Gorizia, Italy


After a week of down time in Budapest, dealing with our family funeral, tying up loose ends regarding financing, we embark towards France.

The road from Hungary to Slovenia was a wintery blur. Heavy rains and snow at higher elevations made Slovenia uneventful except for the fabulous bean soup we ate at the gas station while I was fevered. Angelina and I have been fighting tonsillitis for a few days now.

When it rains I don’t mind being stuck in the van. For me it the best time to travel. We don’t feel like we miss out on tourist sites, and I don’t feel guilty about missing our daily exercise. Great time to write or catch up on my reading.

By the Slovenian border, on the Italian side lies the beautiful city of Gorizia. Alfonz found a B&B right on the bank of the Isonzo River, a river that starts high up in the Slovenian Alps, and flows through Italy and eventually to the Adriatic Sea. It runs bright blue in the summer. With all the rain this region has been having, it is more brown, but it is known for the striking shade of blue!

We had a traditional Italian meal our first evening in Gorizia, at a restaurant called,  A La Luna, on the main drag of the town. We walked the streets, browsed the stores until 7:30 when the restaurant opened.Our waitress, dressed in traditional clothes, order for us. The kids got spaghetti with ragu, which I thought was tomato and meat sauce, but no just meat and gravy like you dip KFC in. Ange and I thought it was pretty good, but no one else. My family adventurous, yah right! We received a schnitzel with ham and cheese under the breading, pan fried potatoes, a bean salad and a potato pancake this warmed cheese. We had our fill and went back to our modern B&B for a sleep.

The apartment is amazing! It is new, clean and with a river view from our windows of the rushing water treacherously swirling below. We slept like logs as we listened to the water swoosh by. By the next day the river calmed and some of the beautiful colour showed themselves.

Gorizia has a historically kept up castle. Katja, the Flumen B&B owner, gave us free tickets to explore, and we sure did. The kids got to see first hand what a castle looks like in the 1100’s when they were functioning. With furniture made out of wood from the region, weapons made on the premises to defend themselves and even a prison, the kids were in their glory. The views from the perched high castle of the town below are breathtaking. We made a homeschooling day trip out of it!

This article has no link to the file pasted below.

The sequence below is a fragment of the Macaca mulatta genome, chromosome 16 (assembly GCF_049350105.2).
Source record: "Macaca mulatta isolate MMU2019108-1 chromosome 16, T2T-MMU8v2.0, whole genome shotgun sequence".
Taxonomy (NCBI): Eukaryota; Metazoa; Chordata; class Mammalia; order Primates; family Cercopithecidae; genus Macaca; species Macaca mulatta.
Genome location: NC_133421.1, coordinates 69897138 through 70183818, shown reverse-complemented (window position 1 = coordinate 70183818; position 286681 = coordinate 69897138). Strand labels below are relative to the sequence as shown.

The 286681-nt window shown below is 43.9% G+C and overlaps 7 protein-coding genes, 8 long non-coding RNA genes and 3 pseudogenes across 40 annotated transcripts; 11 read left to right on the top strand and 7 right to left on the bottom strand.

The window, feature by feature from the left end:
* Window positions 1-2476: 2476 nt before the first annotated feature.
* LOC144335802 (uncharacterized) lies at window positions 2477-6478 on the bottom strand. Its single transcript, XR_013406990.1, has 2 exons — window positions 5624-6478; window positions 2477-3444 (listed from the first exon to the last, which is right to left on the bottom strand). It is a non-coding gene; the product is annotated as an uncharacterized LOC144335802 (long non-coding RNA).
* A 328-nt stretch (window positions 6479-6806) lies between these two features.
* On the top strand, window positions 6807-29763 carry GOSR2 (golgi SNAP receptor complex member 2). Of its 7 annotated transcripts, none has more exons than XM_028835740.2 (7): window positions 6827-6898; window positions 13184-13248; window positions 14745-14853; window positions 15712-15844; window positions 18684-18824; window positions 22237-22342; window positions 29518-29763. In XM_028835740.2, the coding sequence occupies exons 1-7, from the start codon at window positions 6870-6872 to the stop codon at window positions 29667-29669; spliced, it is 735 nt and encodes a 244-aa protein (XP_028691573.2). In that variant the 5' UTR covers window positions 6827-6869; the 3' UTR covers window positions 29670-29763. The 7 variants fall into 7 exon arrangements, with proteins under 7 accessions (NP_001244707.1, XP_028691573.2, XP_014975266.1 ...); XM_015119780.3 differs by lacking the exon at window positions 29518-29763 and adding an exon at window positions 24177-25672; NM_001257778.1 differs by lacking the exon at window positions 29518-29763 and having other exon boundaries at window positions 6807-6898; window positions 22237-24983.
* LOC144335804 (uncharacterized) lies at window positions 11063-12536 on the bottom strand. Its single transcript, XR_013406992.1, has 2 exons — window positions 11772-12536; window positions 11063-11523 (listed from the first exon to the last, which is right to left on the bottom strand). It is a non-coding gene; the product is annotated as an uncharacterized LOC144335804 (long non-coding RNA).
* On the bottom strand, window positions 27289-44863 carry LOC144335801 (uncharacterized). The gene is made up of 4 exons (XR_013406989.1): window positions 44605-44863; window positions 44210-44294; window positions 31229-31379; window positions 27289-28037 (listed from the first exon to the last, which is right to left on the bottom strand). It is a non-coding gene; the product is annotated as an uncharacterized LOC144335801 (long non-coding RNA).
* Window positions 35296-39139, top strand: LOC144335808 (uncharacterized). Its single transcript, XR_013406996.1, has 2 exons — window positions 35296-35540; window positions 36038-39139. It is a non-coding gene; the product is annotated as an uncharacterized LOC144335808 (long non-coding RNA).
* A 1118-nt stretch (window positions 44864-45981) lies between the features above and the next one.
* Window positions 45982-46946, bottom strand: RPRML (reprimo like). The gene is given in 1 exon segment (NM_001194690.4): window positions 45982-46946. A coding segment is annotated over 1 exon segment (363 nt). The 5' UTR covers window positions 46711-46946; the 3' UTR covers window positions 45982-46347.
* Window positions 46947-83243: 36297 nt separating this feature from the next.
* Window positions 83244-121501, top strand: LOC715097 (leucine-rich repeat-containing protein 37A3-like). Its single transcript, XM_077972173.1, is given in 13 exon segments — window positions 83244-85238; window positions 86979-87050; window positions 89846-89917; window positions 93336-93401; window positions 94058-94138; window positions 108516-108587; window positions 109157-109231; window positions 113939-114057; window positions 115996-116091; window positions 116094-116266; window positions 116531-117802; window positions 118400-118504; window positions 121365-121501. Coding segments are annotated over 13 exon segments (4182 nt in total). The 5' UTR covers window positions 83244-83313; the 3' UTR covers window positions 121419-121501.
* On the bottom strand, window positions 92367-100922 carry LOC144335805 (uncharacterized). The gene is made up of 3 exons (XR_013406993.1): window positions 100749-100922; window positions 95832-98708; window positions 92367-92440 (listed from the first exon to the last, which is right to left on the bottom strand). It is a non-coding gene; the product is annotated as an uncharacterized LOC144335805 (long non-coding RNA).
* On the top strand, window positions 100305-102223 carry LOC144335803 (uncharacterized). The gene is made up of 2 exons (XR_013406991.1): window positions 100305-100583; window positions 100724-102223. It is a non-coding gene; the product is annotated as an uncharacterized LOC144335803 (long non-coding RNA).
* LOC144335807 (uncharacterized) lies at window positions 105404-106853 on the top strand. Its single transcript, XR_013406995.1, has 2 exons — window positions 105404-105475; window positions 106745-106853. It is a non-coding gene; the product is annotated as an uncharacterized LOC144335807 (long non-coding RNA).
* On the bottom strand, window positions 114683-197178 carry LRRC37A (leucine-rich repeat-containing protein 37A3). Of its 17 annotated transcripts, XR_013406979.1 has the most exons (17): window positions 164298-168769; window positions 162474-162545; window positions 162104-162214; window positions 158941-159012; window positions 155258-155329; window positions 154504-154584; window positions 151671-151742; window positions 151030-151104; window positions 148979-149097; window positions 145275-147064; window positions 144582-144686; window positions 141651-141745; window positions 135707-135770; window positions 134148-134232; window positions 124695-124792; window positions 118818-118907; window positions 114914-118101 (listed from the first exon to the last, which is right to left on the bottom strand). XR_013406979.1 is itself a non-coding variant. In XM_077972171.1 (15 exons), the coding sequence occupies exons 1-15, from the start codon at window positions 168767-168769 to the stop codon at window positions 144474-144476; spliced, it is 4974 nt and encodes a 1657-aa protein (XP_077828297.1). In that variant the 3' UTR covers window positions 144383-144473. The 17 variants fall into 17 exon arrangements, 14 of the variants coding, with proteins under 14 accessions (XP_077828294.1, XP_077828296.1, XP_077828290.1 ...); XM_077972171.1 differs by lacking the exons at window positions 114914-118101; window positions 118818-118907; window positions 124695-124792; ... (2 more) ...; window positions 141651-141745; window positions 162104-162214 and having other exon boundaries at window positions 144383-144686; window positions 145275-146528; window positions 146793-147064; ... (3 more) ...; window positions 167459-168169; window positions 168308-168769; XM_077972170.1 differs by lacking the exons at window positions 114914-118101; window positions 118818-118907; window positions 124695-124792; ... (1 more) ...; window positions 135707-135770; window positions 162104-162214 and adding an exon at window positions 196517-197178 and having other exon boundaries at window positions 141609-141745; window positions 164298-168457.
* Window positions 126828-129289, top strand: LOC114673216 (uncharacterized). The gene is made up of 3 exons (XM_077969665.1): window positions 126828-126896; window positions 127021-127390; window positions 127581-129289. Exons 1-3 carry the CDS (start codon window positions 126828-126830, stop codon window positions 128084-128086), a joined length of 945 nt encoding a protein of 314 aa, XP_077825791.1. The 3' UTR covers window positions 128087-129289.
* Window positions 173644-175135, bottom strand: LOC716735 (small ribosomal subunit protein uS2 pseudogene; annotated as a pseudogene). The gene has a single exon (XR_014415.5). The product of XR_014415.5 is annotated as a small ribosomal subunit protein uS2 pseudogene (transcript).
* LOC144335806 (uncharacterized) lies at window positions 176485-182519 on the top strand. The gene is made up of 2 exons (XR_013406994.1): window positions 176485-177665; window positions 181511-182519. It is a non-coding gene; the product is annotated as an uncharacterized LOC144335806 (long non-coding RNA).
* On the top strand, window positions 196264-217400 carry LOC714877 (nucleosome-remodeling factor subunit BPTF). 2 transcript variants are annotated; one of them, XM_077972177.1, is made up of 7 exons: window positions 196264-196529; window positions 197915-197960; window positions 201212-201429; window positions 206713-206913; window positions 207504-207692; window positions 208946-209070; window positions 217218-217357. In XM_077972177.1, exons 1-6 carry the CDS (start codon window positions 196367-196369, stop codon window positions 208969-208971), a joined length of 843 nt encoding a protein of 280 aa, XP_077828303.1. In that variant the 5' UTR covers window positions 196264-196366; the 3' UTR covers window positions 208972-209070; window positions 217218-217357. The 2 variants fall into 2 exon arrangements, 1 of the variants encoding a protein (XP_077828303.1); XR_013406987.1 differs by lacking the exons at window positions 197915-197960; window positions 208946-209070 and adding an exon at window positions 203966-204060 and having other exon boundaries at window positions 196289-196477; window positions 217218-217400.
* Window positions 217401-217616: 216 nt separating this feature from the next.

History: Gorizia, is mentioned for the first time in a document dated 1001. Its unusual geographical position has led it to be culturally influenced by interbreeding between the Latin, Slav and Germanic civilizations. From 1117, for four centuries, the castle was the seat of the Count of Gorizia, a powerful family whose dominion extended from the Tyrol and Carinthia to Treviso and as far as the Croatian border. The town subsequently went to the Hapsburgs and stayed under their jurisdiction until the end of the First World War, except for a few intervals when it was under Venetian or Napoleonic occupation. There are numerous monuments, squares, and palazzos bearing witness to these former times that are well worth visiting.

We took an extra day to rest, listen to the river and explore. We would like to thank our lovely hosts from the Flumen B&B in Gorizia for turning up the heat when I was sick, lending us the Narnia movies for us to watch, setting up an extra bed for Daniel and also letting their adorable children, Paola and Gorgio, play with our kids. Our kids played with their turtle, and visited their two caged budgies. Katja’s husband, Giovanni, talked to us about the different towns to visit. It made for a special stay! I highly recommend this B&B.

Then we went to Verona, home of Romeo and Juliet!





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